Review: David Aylsworth
David Aylsworth, The Reverses Wiped Away
Along with their own considerable merits and pleasures, the paintings of David Aylsworth’s current exhibition at Inman Gallery provide a case study in how some artists can find seemingly infinite room to maneuver within a narrow register.
Each of the show’s small-to-medium-size paintings answers to the gallery’s description, “In nearly every work, Aylsworth applies white paint over layers of color paint to delimit compositions of angular shapes and bulbous forms. The surface of each painting evidences this process of additive erasure. White expanses cover, but also reveal the edges of previously painted forms.”
Still, if you’ve seen one, you most emphatically haven’t seen them all. In Aylsworth’s hands, white is the color of surprise, yielding a John Singer Sargent-worthy range of off-whites that are notable, not only for their subtle chromatic variety, but for their spatial dexterity and functional versatility. Sometimes, white virtually annihilates, wiping out huge swathes of a painting’s history; elsewhere it’s integral to a picture’s architecture; in other cases, it achieves the decadent consistency of wedding-cake icing.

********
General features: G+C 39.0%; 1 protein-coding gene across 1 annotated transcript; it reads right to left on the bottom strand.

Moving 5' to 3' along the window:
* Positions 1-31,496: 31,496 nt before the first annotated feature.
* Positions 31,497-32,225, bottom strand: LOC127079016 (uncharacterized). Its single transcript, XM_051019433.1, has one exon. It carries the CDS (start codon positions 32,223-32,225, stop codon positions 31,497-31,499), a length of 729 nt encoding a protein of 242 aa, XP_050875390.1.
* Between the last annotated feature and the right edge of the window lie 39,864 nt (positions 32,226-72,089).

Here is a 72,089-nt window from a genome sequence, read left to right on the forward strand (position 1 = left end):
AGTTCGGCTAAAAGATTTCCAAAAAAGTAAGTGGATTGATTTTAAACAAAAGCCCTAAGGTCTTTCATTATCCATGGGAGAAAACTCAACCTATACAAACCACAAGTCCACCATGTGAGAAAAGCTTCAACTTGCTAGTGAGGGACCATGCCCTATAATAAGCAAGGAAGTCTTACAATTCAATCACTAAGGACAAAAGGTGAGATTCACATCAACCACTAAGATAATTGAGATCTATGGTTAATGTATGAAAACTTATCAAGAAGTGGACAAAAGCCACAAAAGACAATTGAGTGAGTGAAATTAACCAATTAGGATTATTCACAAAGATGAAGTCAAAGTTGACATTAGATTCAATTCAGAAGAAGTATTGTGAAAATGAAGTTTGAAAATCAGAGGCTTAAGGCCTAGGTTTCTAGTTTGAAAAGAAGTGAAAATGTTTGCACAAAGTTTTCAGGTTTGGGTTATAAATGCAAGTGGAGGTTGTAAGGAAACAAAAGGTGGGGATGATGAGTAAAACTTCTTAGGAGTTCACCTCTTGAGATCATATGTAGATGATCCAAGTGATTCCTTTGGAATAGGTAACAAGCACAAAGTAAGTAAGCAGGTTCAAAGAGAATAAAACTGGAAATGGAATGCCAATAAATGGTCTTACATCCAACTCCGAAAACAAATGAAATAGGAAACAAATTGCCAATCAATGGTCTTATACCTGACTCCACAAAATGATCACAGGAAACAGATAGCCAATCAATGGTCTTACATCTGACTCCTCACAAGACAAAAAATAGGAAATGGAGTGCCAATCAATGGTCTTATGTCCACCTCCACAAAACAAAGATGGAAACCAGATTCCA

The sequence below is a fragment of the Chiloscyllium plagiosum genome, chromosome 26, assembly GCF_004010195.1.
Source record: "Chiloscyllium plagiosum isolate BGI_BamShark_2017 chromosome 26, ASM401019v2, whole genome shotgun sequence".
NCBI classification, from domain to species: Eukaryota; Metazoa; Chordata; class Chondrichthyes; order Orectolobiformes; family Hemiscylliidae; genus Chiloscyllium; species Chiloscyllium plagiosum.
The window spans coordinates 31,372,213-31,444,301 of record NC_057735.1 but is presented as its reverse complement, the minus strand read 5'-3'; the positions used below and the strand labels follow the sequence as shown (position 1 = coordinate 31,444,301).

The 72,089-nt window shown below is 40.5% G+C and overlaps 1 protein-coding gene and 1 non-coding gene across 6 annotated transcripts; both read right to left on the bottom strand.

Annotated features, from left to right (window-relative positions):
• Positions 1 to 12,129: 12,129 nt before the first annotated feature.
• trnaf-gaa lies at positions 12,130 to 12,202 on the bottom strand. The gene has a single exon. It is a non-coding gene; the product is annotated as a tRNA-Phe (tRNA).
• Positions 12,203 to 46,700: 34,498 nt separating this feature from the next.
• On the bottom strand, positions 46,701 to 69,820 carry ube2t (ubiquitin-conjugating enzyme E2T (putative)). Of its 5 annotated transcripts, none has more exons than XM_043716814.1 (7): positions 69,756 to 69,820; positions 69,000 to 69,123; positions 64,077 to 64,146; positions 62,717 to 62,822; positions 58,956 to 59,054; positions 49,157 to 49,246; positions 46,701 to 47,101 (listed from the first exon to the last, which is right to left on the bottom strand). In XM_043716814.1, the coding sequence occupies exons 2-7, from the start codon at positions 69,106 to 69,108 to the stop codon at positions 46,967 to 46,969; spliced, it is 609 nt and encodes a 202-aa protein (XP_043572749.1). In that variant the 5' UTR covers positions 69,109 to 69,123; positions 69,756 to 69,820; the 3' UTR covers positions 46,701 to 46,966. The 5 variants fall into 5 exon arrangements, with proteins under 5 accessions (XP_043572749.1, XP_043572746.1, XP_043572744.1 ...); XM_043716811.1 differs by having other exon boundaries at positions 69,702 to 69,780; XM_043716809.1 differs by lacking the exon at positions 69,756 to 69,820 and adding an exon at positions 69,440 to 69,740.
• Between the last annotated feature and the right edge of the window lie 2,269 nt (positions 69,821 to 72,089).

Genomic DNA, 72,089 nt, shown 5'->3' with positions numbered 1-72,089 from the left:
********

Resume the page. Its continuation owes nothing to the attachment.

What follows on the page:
Most ravishing and mysterious of all are a handful of all-off-white paintings in which no colorful edges remain. Barely there, yet irresistibly seductive, they emanate both a jewel-like quality befitting their small size and an outsized presence that belies it. They embody an instant when painting’s two contradictory imperatives – to paint and to forget everything you know – slip into a perfect, momentary stalemate.
David Aylsworth: The Reverses Wiped Away
May 25-July 7
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